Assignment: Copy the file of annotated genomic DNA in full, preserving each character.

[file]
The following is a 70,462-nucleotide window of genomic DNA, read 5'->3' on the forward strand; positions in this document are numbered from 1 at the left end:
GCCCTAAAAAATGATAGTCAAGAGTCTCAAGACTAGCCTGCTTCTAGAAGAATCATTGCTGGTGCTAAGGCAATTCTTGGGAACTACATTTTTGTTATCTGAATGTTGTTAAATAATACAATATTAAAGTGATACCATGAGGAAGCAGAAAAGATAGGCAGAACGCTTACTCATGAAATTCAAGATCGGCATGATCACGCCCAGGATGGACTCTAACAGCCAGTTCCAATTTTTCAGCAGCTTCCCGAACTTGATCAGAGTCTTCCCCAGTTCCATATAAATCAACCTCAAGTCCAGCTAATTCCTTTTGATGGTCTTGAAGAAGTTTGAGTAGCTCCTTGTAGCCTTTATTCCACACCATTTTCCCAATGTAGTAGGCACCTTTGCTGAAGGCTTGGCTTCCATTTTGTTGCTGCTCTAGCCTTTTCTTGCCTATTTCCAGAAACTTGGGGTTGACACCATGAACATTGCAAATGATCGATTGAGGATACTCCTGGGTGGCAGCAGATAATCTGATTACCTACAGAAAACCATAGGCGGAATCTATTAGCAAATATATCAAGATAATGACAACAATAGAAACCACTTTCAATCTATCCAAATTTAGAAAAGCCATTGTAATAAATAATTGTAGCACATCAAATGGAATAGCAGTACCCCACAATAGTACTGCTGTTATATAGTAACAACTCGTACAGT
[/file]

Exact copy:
The following is a 70,462-nucleotide window of genomic DNA, read 5'->3' on the forward strand; positions in this document are numbered from 1 at the left end:
GCCCTAAAAAATGATAGTCAAGAGTCTCAAGACTAGCCTGCTTCTAGAAGAATCATTGCTGGTGCTAAGGCAATTCTTGGGAACTACATTTTTGTTATCTGAATGTTGTTAAATAATACAATATTAAAGTGATACCATGAGGAAGCAGAAAAGATAGGCAGAACGCTTACTCATGAAATTCAAGATCGGCATGATCACGCCCAGGATGGACTCTAACAGCCAGTTCCAATTTTTCAGCAGCTTCCCGAACTTGATCAGAGTCTTCCCCAGTTCCATATAAATCAACCTCAAGTCCAGCTAATTCCTTTTGATGGTCTTGAAGAAGTTTGAGTAGCTCCTTGTAGCCTTTATTCCACACCATTTTCCCAATGTAGTAGGCACCTTTGCTGAAGGCTTGGCTTCCATTTTGTTGCTGCTCTAGCCTTTTCTTGCCTATTTCCAGAAACTTGGGGTTGACACCATGAACATTGCAAATGATCGATTGAGGATACTCCTGGGTGGCAGCAGATAATCTGATTACCTACAGAAAACCATAGGCGGAATCTATTAGCAAATATATCAAGATAATGACAACAATAGAAACCACTTTCAATCTATCCAAATTTAGAAAAGCCATTGTAATAAATAATTGTAGCACATCAAATGGAATAGCAGTACCCCACAATAGTACTGCTGTTATATAGTAACAACTCGTACAGT